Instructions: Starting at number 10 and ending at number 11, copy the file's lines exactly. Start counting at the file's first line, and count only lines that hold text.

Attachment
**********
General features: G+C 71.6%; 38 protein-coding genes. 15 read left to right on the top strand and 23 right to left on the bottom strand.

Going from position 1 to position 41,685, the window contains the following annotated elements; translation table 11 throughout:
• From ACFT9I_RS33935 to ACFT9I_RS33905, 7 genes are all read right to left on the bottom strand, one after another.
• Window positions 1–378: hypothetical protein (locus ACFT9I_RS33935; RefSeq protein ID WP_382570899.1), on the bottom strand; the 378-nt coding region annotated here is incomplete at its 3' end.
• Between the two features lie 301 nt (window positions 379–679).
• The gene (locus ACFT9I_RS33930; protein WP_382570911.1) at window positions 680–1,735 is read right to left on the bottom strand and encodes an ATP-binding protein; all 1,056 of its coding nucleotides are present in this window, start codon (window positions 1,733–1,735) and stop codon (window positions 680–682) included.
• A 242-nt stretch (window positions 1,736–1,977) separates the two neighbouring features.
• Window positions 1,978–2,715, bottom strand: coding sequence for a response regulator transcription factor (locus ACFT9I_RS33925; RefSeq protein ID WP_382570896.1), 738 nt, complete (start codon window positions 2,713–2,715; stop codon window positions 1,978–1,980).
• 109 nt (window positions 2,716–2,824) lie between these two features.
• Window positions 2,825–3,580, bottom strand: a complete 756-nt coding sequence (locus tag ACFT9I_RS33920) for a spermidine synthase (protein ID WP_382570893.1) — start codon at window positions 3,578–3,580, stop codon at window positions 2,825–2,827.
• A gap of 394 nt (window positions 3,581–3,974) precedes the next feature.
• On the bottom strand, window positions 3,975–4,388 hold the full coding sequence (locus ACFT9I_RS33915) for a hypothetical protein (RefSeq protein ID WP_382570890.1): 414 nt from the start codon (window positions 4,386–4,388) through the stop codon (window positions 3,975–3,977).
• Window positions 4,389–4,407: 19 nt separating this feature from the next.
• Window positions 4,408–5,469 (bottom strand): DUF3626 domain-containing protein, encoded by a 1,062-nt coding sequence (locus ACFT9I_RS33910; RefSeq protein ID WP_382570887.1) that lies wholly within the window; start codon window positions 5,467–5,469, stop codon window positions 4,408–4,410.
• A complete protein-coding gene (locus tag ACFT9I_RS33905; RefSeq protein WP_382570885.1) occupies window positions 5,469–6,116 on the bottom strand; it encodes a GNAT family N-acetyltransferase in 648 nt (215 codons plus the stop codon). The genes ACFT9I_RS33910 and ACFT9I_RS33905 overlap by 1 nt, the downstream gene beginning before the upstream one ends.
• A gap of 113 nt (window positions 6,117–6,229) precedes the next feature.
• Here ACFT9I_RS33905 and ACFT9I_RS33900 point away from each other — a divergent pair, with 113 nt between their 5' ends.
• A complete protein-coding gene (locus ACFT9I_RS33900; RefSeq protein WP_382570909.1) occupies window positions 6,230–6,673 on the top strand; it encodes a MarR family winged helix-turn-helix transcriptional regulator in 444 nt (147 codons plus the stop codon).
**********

• Window positions 2,825–3,580, bottom strand: a complete 756-nt coding sequence (locus tag ACFT9I_RS33920) for a spermidine synthase (protein ID WP_382570893.1) — start codon at window positions 3,578–3,580, stop codon at window positions 2,825–2,827.
• A gap of 394 nt (window positions 3,581–3,974) precedes the next feature.